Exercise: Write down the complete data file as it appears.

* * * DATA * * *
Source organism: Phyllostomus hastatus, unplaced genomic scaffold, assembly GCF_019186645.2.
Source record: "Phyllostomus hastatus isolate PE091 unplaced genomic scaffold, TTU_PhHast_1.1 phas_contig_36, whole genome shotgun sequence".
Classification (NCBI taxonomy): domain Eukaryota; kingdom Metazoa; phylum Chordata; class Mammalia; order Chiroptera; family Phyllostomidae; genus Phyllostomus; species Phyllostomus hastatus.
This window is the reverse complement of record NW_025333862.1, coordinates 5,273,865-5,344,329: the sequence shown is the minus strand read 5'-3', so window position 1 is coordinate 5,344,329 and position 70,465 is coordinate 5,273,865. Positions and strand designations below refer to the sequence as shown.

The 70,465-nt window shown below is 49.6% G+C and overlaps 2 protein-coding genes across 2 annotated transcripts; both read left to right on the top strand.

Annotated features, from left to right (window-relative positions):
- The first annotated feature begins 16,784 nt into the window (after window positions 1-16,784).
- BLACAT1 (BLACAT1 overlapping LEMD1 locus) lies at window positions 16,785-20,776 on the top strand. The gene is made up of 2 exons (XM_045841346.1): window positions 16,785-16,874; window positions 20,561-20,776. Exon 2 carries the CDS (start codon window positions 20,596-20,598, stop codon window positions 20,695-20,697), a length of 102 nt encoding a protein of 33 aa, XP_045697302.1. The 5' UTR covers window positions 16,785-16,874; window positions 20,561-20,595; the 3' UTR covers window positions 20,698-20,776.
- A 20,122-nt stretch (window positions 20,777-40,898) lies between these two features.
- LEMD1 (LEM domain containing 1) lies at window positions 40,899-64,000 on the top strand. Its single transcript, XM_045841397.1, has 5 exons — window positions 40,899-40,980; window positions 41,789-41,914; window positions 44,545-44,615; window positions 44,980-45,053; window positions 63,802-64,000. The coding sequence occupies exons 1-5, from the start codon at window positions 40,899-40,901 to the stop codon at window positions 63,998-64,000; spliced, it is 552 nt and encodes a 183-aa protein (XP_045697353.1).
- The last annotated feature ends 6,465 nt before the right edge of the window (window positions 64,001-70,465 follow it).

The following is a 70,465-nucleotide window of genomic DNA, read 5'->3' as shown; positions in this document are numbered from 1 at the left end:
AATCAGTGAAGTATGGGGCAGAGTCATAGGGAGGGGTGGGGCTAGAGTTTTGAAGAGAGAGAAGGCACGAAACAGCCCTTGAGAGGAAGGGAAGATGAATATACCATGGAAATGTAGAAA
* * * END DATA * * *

Source organism: Phyllostomus hastatus, unplaced genomic scaffold, assembly GCF_019186645.2.
Source record: "Phyllostomus hastatus isolate PE091 unplaced genomic scaffold, TTU_PhHast_1.1 phas_contig_36, whole genome shotgun sequence".
Classification (NCBI taxonomy): domain Eukaryota; kingdom Metazoa; phylum Chordata; class Mammalia; order Chiroptera; family Phyllostomidae; genus Phyllostomus; species Phyllostomus hastatus.
This window is the reverse complement of record NW_025333862.1, coordinates 5,273,865-5,344,329: the sequence shown is the minus strand read 5'-3', so window position 1 is coordinate 5,344,329 and position 70,465 is coordinate 5,273,865. Positions and strand designations below refer to the sequence as shown.

The 70,465-nt window shown below is 49.6% G+C and overlaps 2 protein-coding genes across 2 annotated transcripts; both read left to right on the top strand.

Annotated features, from left to right (window-relative positions):
- The first annotated feature begins 16,784 nt into the window (after window positions 1-16,784).
- BLACAT1 (BLACAT1 overlapping LEMD1 locus) lies at window positions 16,785-20,776 on the top strand. The gene is made up of 2 exons (XM_045841346.1): window positions 16,785-16,874; window positions 20,561-20,776. Exon 2 carries the CDS (start codon window positions 20,596-20,598, stop codon window positions 20,695-20,697), a length of 102 nt encoding a protein of 33 aa, XP_045697302.1. The 5' UTR covers window positions 16,785-16,874; window positions 20,561-20,595; the 3' UTR covers window positions 20,698-20,776.
- A 20,122-nt stretch (window positions 20,777-40,898) lies between these two features.
- LEMD1 (LEM domain containing 1) lies at window positions 40,899-64,000 on the top strand. Its single transcript, XM_045841397.1, has 5 exons — window positions 40,899-40,980; window positions 41,789-41,914; window positions 44,545-44,615; window positions 44,980-45,053; window positions 63,802-64,000. The coding sequence occupies exons 1-5, from the start codon at window positions 40,899-40,901 to the stop codon at window positions 63,998-64,000; spliced, it is 552 nt and encodes a 183-aa protein (XP_045697353.1).
- The last annotated feature ends 6,465 nt before the right edge of the window (window positions 64,001-70,465 follow it).

The following is a 70,465-nucleotide window of genomic DNA, read 5'->3' as shown; positions in this document are numbered from 1 at the left end:
AATCAGTGAAGTATGGGGCAGAGTCATAGGGAGGGGTGGGGCTAGAGTTTTGAAGAGAGAGAAGGCACGAAACAGCCCTTGAGAGGAAGGGAAGATGAATATACCATGGAAATGTAGAAA